How China’s Claim to the South China Sea is About Far More Than Natural Resources

Jack Fairweather


Image credit: Stephen Crowley
Image credit: Stephen Crowley

Conflict in the South China Sea has frequently been framed as driven in large part by a desire from China and other claimants to gain access to much-needed hydrocarbon reserves. With the South China Sea having been dubbed by some China observers as a second Persian Gulf, and the China National Offshore Oil Company (CNOOC) estimating that the sea contains some 125 billion barrels of oil and 500 trillion cubic feet of gas, the prevalence of a resource conflict narrative is not surprising.


Obscured by this narrative however, is the way in which China’s claim to the South China Sea is profoundly shaped by history.


Debunking the resource narrative


Although it is impossible to confidently predict the hydrocarbon potential of the South China Sea, given that disputes have prevented the necessary comprehensive surveys and explorations from taking place, CNOOC’s estimates have been treated with a high degree of scepticism from industry insiders. Bill Hayton, a leading expert and author on the South China Sea dispute, recalls discussions he had with several members of the Southeast Asia Petroleum Exploration Society, who were “convinced that the disputed areas of the South China Sea actually contain relatively little oil and gas”.


This is supported by the National Bureau of Asian Research, which estimates that the recoverable reserves in the contested zones of the South China Sea are between 1.6–6 billion barrels. For context, China consumes about 3 billion barrels of oil each year. Therefore, hydrocarbons in disputed areas would only have the potential to marginally reduce China’s import reliance and thus contribute little to energy security.


It is difficult to reconcile that Beijing would be willing to risk antagonising its Asia-Pacific neighbours and the United States all for the purpose of securing rights to explore for speculative hydrocarbon reserves that will only partially contribute to China’s energy security.


This naturally raises the question: if it isn’t access to hydrocarbon reserves, then what is behind China’s expansive nine-dash line claim? For Beijing, there is strategic importance to controlling the South China Sea. Military installations on its islands add an extra tooth to the Chinese military and will enhance sustained air and sea patrols of the area. The sea also has the potential to act as a geographical buffer zone to defend against other major maritime powers. Nevertheless, in many respects the strategic value of the South China Sea is also overstated.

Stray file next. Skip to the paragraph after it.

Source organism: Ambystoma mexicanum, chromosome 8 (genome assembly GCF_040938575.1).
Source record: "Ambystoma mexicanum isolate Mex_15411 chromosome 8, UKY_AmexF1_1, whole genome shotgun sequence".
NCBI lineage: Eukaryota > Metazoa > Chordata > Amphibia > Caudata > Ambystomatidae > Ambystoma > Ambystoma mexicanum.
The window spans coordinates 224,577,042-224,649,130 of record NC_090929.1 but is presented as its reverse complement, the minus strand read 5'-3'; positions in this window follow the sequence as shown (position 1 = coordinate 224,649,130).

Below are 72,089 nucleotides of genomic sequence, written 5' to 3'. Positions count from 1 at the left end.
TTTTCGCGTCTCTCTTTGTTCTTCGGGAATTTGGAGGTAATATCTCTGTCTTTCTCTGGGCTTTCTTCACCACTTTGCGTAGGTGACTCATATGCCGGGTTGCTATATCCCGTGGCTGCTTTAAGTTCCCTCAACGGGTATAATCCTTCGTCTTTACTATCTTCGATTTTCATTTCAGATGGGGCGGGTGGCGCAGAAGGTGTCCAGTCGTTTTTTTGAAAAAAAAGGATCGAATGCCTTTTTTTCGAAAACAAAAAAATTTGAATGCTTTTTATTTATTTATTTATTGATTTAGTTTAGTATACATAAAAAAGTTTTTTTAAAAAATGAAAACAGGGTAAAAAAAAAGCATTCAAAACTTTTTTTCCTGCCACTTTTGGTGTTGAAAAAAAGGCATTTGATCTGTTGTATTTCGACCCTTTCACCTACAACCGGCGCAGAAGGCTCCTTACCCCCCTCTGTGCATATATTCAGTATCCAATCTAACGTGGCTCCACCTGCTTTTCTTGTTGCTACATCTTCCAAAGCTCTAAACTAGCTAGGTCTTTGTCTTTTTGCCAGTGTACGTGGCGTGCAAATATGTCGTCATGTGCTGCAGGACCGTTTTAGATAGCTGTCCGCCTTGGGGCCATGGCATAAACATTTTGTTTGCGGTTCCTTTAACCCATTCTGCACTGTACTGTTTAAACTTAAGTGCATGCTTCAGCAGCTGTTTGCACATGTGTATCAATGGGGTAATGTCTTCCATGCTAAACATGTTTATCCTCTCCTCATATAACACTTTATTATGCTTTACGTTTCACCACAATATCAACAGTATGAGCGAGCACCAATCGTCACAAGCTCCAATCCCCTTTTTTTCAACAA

Its rocks, low-tide elevations, and occasional islands are far enough off the mainland that a lack of control does not appear to directly threaten China’s security.

This is particularly the case when it comes to its southernmost claim of James Shoal, which lies thousands of kilometres from China’s mainland, and tens of metres below water. Is this all worth the international backlash that Beijing has received?


Motivated by history


Widely overlooked within Western analysis is the degree to which China’s all-encapsulating and unyielding claim to the South China Sea is driven by the nation's still vivid memory of its century of humiliation, and how this has bred a desire to restore national boundaries.


The century of humiliation refers to the period spanning from the First Opium War to the establishment of the PRC in 1949 whereby according to the official Chinese discourse, the country went from being at the centre of the world to the “Sick Man of East Asia”, with sovereignty lost, territory dismembered and the Chinese people humiliated as a result of Western and Japanese imperialist aggressions. Despite being generations removed from the century and having grown up in a largely prosperous and powerful China, there remains a deep-seated emotional attachment to this period, driven in part by the CCP’s patriotic education, designed to ensure its citizens “never forget national humiliation”.


With the century of humiliation etched into the minds of the Chinese people, matters of territorial sovereignty take on additional meaning. For China, ‘reclaiming’ control of not just the South China Sea, but also Hong Kong and Taiwan is about bringing back into the fold the sacred motherland that had been lost by China during times of weakness.


Beijing has already secured its lost territories on the continent. It regained control of Tibet in 1950 and Hong Kong in 1997.


Attention now turns to restore sovereignty along its maritime border, which includes the South and East China Seas, and Taiwan. Xi Jinping’s recent remark that “the historical task of the complete reunification of the motherland must be fulfilled, and will definitely be fulfilled”, testifies to the powerful influence of this history and historical memory over Beijing’s ambitions. To depict the South China Sea as principally a resource conflict is to lose sight of the complex and multifaceted drivers of Beijing’s ambitions and behaviour. Jack Fairweather is a Master of International Relations graduate from the University of Western Australia. His dissertation explores how China's century of humiliation shapes its behaviour and ambitions within the South China Sea.